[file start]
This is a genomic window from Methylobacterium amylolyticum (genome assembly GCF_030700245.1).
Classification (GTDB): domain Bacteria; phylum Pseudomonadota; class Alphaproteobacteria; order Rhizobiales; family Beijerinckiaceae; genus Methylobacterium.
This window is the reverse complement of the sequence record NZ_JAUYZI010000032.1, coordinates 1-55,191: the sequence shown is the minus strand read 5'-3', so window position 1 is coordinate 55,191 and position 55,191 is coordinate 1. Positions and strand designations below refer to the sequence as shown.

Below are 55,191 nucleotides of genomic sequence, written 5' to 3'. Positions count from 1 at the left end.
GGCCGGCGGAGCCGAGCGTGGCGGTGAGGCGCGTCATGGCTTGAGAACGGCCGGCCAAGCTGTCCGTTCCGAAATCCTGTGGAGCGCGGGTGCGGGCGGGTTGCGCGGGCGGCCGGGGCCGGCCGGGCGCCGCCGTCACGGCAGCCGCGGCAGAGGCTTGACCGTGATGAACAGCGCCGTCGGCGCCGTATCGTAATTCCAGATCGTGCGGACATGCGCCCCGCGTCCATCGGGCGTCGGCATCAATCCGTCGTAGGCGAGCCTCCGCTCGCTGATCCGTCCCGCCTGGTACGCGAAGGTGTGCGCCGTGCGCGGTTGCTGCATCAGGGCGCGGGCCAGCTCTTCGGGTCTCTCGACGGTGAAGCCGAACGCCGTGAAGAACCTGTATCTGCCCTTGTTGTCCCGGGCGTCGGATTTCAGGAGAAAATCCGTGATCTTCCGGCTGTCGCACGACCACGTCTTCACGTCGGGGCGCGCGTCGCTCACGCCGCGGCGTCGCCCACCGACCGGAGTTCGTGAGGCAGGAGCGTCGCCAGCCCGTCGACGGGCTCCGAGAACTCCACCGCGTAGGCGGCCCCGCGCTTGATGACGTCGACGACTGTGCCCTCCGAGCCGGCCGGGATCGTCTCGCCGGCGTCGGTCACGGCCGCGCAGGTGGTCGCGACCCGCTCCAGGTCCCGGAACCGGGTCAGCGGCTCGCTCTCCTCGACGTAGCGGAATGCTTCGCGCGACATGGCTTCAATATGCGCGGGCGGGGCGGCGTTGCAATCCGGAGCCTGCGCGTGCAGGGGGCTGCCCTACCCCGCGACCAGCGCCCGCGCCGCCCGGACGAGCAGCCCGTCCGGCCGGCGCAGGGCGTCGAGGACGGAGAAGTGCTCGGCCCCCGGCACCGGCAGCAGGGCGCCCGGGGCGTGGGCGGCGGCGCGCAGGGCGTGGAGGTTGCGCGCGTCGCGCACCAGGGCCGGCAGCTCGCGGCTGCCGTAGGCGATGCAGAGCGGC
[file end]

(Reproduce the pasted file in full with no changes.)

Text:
This is a genomic window from Methylobacterium amylolyticum (genome assembly GCF_030700245.1).
Classification (GTDB): domain Bacteria; phylum Pseudomonadota; class Alphaproteobacteria; order Rhizobiales; family Beijerinckiaceae; genus Methylobacterium.
This window is the reverse complement of the sequence record NZ_JAUYZI010000032.1, coordinates 1-55,191: the sequence shown is the minus strand read 5'-3', so window position 1 is coordinate 55,191 and position 55,191 is coordinate 1. Positions and strand designations below refer to the sequence as shown.

Below are 55,191 nucleotides of genomic sequence, written 5' to 3'. Positions count from 1 at the left end.
GGCCGGCGGAGCCGAGCGTGGCGGTGAGGCGCGTCATGGCTTGAGAACGGCCGGCCAAGCTGTCCGTTCCGAAATCCTGTGGAGCGCGGGTGCGGGCGGGTTGCGCGGGCGGCCGGGGCCGGCCGGGCGCCGCCGTCACGGCAGCCGCGGCAGAGGCTTGACCGTGATGAACAGCGCCGTCGGCGCCGTATCGTAATTCCAGATCGTGCGGACATGCGCCCCGCGTCCATCGGGCGTCGGCATCAATCCGTCGTAGGCGAGCCTCCGCTCGCTGATCCGTCCCGCCTGGTACGCGAAGGTGTGCGCCGTGCGCGGTTGCTGCATCAGGGCGCGGGCCAGCTCTTCGGGTCTCTCGACGGTGAAGCCGAACGCCGTGAAGAACCTGTATCTGCCCTTGTTGTCCCGGGCGTCGGATTTCAGGAGAAAATCCGTGATCTTCCGGCTGTCGCACGACCACGTCTTCACGTCGGGGCGCGCGTCGCTCACGCCGCGGCGTCGCCCACCGACCGGAGTTCGTGAGGCAGGAGCGTCGCCAGCCCGTCGACGGGCTCCGAGAACTCCACCGCGTAGGCGGCCCCGCGCTTGATGACGTCGACGACTGTGCCCTCCGAGCCGGCCGGGATCGTCTCGCCGGCGTCGGTCACGGCCGCGCAGGTGGTCGCGACCCGCTCCAGGTCCCGGAACCGGGTCAGCGGCTCGCTCTCCTCGACGTAGCGGAATGCTTCGCGCGACATGGCTTCAATATGCGCGGGCGGGGCGGCGTTGCAATCCGGAGCCTGCGCGTGCAGGGGGCTGCCCTACCCCGCGACCAGCGCCCGCGCCGCCCGGACGAGCAGCCCGTCCGGCCGGCGCAGGGCGTCGAGGACGGAGAAGTGCTCGGCCCCCGGCACCGGCAGCAGGGCGCCCGGGGCGTGGGCGGCGGCGCGCAGGGCGTGGAGGTTGCGCGCGTCGCGCACCAGGGCCGGCAGCTCGCGGCTGCCGTAGGCGATGCAGAGCGGC